• Root (Apex) Domain: Specify the root domain to accept requests only from the root domain itself. For example, will permit requests from but not from any subdomains like
  • Specific Subdomain: Specify a full subdomain to restrict access to that particular subdomain. For instance, will allow requests from only, excluding any other subdomains or the root domain.
  • Wildcard Subdomains: Use * to denote wildcard subdomains, allowing requests from any subdomain of the specified domain. For example, * will enable requests from,, and any other subdomains.

Handling Unauthorized Access

If a request does not meet the criteria specified in your Referrer Filter, TwicPics will return a 403 Forbidden response. This ensures that only requests from authorized domains can access your resources.

Referrer Filter Best Practices

  • Review your domain list regularly to ensure it reflects your current access control needs.
  • Be specific in your domain choices to minimize the risk of unauthorized access.
  • Test your configuration thoroughly to prevent accidental blocks or exposure.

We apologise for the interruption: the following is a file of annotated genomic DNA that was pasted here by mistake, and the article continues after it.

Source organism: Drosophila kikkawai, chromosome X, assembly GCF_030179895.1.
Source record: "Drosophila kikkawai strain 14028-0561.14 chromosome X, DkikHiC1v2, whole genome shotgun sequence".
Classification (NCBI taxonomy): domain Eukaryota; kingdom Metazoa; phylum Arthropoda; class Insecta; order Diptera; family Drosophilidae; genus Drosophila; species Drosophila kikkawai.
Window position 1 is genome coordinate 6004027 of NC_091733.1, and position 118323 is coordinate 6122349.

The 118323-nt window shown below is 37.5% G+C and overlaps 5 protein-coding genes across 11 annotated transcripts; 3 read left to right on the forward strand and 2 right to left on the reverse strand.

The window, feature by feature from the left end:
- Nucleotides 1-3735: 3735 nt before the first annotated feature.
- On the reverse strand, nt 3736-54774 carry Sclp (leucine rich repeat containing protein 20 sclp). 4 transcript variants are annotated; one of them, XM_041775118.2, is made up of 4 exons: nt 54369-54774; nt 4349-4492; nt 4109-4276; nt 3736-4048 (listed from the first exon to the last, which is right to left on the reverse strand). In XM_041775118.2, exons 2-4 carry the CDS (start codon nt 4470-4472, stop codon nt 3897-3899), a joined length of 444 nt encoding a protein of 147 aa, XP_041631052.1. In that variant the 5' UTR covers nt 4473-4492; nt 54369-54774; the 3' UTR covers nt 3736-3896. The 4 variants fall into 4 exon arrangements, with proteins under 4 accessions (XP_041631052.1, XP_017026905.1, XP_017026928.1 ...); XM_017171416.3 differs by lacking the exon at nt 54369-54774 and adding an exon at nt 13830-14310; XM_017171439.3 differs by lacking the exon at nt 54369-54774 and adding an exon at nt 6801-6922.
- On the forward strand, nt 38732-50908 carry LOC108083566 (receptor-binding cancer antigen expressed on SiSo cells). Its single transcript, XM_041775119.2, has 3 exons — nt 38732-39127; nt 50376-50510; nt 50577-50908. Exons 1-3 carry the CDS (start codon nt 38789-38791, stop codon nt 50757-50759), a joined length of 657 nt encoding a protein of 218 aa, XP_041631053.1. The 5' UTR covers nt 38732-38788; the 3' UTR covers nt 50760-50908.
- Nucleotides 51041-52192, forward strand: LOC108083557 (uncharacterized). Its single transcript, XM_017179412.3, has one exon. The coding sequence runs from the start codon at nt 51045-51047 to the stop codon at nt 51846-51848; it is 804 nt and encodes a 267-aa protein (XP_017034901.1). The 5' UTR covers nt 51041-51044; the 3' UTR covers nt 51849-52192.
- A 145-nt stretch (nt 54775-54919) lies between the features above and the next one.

Ensure that the specified filters align with your security and access control requirements. Misconfigurations can lead to unintended access restrictions, impacting the availability of your resources to legitimate users.

Source Request Headers

For each path, you can set a list of headers to be sent to your server.

This is especially handy in order to set up any custom header that would be checked by your server.


This feature allows for the upscaling of images and videos to meet the demanding requirements of various platforms and devices, ensuring your content always fits. Once enabled, it permits TwicPics to upscale your source assets to a higher resolution upon request.